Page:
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Old 06-07-2019, 11:25 AM   #1
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THHN/THWN in attic


I'm in the middle of pouring a slab for a new freestanding garage and I'm running 4 wires 100' of #3 AWG THHN/THWN in 2.5" sch 40 from the main to a new sub in the new garage. So far I've run about 30' underground from the new garage and up the side of the single level existing house about 10' and I'm now preparing to run diagonally about 25' in the attic to the other side of the house in the attic space.

What's the best way to run the wiring in the attic? I'll have an LB coming in through the rafter blocking. Should I find some flex 2.5" to connect to the outside LB? Run flex all the way to the other side of the attic? Or use a foot of flex and switch to straight PVC? Do I use single sided clamps to attach the conduit to the ceiling joists?

Last edited by FenBat; 06-07-2019 at 11:39 AM.
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Old 06-07-2019, 01:26 PM   #2
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Re: THHN/THWN in attic


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Originally Posted by FenBat View Post
I'm in the middle of pouring a slab for a new freestanding garage and I'm running 4 wires 100' of #3 AWG THHN/THWN in 2.5" sch 40 from the main to a new sub in the new garage. So far I've run about 30' underground from the new garage and up the side of the single level existing house about 10' and I'm now preparing to run diagonally about 25' in the attic to the other side of the house in the attic space.

What's the best way to run the wiring in the attic? I'll have an LB coming in through the rafter blocking. Should I find some flex 2.5" to connect to the outside LB? Run flex all the way to the other side of the attic? Or use a foot of flex and switch to straight PVC? Do I use single sided clamps to attach the conduit to the ceiling joists?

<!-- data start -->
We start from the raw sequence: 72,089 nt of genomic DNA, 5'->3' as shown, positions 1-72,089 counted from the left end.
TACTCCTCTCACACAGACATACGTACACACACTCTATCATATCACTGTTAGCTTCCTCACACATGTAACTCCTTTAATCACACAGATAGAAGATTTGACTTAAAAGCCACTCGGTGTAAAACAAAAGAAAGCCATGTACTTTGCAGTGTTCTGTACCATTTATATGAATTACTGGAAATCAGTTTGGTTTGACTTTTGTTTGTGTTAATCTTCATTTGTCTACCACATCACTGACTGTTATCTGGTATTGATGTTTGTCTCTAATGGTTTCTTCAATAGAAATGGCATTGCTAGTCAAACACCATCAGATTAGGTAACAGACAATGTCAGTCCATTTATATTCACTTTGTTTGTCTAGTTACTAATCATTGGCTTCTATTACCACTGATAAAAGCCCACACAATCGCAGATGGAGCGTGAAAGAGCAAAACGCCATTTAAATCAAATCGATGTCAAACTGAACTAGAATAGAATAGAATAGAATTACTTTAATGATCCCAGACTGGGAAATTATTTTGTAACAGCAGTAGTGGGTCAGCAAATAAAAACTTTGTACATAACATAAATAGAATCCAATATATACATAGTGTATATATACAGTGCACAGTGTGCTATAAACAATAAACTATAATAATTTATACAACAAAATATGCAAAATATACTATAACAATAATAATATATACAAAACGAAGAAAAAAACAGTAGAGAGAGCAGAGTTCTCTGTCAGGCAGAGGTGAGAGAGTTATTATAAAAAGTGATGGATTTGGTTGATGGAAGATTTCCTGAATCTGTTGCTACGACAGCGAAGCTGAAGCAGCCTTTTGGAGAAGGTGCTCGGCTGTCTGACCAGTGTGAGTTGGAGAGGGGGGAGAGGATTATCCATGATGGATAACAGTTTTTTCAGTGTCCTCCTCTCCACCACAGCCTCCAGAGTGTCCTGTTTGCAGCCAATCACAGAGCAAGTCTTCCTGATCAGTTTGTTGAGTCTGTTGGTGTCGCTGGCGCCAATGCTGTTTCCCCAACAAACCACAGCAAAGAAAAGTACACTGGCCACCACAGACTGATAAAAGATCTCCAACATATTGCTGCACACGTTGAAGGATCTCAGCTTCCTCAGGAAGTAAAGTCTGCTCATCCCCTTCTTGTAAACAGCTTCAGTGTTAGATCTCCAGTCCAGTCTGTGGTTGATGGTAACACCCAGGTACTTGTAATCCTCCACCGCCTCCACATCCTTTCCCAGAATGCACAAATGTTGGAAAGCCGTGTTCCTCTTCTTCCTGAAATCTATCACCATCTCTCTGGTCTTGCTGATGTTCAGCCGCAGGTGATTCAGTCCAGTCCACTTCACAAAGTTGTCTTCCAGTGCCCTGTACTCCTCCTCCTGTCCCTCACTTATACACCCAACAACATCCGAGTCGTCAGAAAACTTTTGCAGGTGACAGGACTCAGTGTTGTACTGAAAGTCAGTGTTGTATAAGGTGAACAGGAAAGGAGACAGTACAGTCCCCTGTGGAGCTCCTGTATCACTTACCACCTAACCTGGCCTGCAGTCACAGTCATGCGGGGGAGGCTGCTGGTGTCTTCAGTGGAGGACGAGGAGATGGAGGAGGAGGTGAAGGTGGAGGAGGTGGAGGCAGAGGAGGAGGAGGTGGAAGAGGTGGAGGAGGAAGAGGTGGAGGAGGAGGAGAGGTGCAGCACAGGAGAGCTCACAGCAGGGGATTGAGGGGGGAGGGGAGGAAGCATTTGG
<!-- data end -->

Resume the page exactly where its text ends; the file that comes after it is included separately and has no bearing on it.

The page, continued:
I think you oversized your conduit too much. Code book says you can use 1 1/4". 1 1/2" if you wanted to oversize would have been fine. I don't think 2.5" plastic flex is made. Metal flex would have to be grounded.

I would use conduit reducers on your LB and downsize. Why do you need flex for the attic connection? Can't you align the PVC to connect with the LB. If you need to you can heat up PVC to bend it. If you don't have a PVC heat blanket or toaster cut a piece and stick in your oven at around 225 degrees until it gets rubbery. Keep the windows open. Use a wet rag to cool it once you have it shaped. Use gloves.

There are also premade bent PVC elbow fittings that you can use. Maybe all you need is two 45 degree elbows to make an offset.

One hole rigid metal straps are fine.

You may need one expansion coupling up the side of the house and definitely one inside the attic if you use PVC conduit. I install them in the ground as well.

Can you post some pictures?
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Last edited by MrElectricianTV; 06-07-2019 at 01:46 PM.
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Old 06-07-2019, 03:59 PM   #3
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Re: THHN/THWN in attic


Thanks for the reply!